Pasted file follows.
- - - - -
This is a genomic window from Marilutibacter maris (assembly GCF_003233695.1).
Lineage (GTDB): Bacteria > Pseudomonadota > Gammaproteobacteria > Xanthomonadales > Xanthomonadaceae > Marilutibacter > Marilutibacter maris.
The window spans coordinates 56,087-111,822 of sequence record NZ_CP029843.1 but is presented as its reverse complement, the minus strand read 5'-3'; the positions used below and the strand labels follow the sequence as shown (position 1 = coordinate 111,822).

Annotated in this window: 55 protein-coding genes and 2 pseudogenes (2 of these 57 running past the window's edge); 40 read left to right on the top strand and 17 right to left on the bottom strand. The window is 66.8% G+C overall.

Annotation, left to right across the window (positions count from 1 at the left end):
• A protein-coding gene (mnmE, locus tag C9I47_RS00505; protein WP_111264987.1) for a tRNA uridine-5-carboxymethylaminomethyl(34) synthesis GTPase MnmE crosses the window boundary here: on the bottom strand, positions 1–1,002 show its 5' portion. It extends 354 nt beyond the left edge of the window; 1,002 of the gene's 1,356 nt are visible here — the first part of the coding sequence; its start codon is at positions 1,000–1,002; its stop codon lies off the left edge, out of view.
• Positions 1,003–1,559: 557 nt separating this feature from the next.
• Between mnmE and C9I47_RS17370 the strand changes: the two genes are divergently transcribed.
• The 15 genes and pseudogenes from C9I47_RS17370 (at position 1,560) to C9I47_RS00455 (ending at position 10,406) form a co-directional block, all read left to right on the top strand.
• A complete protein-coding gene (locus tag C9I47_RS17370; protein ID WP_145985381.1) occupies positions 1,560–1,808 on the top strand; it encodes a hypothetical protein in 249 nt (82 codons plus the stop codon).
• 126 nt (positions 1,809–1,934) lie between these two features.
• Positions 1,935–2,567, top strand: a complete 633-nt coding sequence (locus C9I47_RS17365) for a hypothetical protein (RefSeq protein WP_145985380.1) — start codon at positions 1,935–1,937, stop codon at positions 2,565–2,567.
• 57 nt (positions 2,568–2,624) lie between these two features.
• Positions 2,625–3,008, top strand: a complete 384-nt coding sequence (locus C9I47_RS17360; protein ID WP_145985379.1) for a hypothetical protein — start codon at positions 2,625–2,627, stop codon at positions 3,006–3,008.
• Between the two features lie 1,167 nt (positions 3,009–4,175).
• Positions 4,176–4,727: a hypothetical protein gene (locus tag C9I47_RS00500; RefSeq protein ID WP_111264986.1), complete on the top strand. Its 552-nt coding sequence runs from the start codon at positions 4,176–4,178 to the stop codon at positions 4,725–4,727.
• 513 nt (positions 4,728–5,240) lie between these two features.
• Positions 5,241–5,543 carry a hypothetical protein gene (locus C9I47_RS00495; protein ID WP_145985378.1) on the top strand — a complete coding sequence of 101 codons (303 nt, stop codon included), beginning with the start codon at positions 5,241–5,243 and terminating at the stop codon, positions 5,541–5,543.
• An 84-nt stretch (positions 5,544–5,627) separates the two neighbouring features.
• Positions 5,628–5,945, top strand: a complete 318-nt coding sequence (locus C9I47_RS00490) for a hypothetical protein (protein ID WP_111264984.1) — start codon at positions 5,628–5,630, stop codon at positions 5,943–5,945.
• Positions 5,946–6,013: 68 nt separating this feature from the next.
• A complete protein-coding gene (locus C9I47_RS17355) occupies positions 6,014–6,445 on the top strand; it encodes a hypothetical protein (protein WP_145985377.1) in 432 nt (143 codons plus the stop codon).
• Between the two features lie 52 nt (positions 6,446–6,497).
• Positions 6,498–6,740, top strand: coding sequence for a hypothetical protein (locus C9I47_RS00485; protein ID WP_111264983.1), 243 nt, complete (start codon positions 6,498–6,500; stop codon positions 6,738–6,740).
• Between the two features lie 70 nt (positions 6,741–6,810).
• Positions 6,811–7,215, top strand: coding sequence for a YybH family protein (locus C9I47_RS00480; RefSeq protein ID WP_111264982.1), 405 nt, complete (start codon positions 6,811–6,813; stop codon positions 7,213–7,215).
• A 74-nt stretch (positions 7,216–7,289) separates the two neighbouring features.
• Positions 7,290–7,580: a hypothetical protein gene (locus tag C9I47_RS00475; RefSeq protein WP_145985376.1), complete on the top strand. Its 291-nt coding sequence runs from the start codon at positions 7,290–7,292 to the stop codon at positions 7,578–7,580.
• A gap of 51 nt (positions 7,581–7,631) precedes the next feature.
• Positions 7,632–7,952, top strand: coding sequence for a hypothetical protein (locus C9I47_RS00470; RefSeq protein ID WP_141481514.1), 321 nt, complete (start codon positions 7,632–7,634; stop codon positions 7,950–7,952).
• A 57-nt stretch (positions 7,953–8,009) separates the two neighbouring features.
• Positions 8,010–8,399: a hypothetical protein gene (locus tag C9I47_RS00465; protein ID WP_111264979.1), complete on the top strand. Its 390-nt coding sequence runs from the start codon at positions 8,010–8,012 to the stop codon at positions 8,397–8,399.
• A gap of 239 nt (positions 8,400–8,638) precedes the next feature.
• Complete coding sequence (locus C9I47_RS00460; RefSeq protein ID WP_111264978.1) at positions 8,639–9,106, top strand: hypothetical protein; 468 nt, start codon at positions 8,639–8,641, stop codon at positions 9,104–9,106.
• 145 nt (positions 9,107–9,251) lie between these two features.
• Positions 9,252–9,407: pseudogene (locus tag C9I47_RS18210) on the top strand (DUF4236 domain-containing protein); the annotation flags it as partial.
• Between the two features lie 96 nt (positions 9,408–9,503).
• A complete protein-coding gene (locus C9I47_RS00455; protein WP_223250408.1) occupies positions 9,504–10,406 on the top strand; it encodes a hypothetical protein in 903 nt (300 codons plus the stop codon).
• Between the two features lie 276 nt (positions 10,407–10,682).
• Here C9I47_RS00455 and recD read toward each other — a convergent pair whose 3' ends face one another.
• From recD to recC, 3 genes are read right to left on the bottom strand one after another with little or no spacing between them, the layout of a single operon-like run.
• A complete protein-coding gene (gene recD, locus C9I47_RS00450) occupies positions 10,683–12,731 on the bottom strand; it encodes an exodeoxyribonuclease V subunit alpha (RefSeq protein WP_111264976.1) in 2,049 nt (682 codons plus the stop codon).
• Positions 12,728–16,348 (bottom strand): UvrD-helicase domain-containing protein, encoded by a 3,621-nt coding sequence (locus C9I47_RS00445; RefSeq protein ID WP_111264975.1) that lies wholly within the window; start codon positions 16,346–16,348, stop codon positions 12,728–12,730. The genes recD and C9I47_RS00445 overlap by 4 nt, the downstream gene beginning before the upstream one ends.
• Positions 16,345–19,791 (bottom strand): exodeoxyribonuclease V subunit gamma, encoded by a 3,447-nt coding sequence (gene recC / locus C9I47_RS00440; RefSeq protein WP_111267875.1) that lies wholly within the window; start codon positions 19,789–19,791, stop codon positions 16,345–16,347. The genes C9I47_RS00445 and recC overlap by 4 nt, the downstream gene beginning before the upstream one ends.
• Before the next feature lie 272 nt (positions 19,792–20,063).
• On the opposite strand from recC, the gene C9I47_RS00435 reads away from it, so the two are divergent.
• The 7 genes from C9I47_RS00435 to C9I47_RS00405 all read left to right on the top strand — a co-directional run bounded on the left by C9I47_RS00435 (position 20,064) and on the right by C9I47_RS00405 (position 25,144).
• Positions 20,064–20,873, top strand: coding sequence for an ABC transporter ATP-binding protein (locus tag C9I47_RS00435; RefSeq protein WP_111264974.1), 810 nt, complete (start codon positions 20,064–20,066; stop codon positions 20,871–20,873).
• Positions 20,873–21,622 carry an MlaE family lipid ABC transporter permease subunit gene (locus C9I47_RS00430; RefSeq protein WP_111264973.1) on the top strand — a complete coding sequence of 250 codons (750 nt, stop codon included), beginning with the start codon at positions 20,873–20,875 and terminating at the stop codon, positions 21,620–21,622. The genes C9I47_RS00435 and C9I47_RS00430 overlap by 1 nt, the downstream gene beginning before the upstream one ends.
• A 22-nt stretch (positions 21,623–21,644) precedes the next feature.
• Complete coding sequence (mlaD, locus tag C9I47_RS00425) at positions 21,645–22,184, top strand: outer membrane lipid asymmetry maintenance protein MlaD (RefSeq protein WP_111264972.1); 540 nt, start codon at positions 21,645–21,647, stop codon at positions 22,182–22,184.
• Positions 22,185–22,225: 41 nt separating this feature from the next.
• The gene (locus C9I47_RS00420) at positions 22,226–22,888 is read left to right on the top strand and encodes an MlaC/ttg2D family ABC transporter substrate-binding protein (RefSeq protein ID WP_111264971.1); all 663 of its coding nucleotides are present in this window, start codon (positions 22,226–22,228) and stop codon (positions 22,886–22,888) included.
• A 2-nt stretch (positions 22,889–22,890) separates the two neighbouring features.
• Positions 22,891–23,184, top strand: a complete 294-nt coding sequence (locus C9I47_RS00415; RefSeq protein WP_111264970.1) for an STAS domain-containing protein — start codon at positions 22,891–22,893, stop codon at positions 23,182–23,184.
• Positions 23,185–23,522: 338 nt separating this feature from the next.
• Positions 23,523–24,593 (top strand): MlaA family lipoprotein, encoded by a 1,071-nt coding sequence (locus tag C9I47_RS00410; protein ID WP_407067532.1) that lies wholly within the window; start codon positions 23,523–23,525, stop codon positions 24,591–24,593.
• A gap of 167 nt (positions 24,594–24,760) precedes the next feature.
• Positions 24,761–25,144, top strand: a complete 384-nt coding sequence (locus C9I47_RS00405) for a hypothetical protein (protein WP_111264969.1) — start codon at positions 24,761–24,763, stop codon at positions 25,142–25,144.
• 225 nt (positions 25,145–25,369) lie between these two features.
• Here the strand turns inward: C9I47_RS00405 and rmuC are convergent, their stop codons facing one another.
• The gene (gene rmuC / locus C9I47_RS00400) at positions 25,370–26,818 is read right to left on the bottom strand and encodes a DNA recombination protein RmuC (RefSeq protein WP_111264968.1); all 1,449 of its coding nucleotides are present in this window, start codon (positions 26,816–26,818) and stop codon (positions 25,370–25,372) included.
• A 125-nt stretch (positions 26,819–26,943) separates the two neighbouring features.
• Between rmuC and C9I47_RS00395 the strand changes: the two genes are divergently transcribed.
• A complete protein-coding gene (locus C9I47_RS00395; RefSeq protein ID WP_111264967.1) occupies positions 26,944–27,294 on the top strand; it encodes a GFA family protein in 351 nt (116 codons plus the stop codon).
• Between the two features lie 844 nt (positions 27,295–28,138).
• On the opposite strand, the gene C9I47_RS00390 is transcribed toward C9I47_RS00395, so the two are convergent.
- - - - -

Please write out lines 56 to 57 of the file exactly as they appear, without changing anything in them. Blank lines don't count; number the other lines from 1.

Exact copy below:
• Positions 23,185–23,522: 338 nt separating this feature from the next.
• Positions 23,523–24,593 (top strand): MlaA family lipoprotein, encoded by a 1,071-nt coding sequence (locus tag C9I47_RS00410; protein ID WP_407067532.1) that lies wholly within the window; start codon positions 23,523–23,525, stop codon positions 24,591–24,593.